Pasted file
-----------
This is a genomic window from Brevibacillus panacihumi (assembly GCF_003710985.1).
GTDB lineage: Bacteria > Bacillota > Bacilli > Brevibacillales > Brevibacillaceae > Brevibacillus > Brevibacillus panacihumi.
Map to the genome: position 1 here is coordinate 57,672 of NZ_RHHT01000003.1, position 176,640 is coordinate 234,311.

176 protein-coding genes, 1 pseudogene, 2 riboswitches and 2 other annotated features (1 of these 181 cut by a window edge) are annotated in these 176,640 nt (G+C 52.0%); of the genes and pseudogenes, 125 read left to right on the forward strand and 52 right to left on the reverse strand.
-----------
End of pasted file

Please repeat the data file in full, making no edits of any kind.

This is a genomic window from Brevibacillus panacihumi (assembly GCF_003710985.1).
GTDB lineage: Bacteria > Bacillota > Bacilli > Brevibacillales > Brevibacillaceae > Brevibacillus > Brevibacillus panacihumi.
Map to the genome: position 1 here is coordinate 57,672 of NZ_RHHT01000003.1, position 176,640 is coordinate 234,311.

176 protein-coding genes, 1 pseudogene, 2 riboswitches and 2 other annotated features (1 of these 181 cut by a window edge) are annotated in these 176,640 nt (G+C 52.0%); of the genes and pseudogenes, 125 read left to right on the forward strand and 52 right to left on the reverse strand.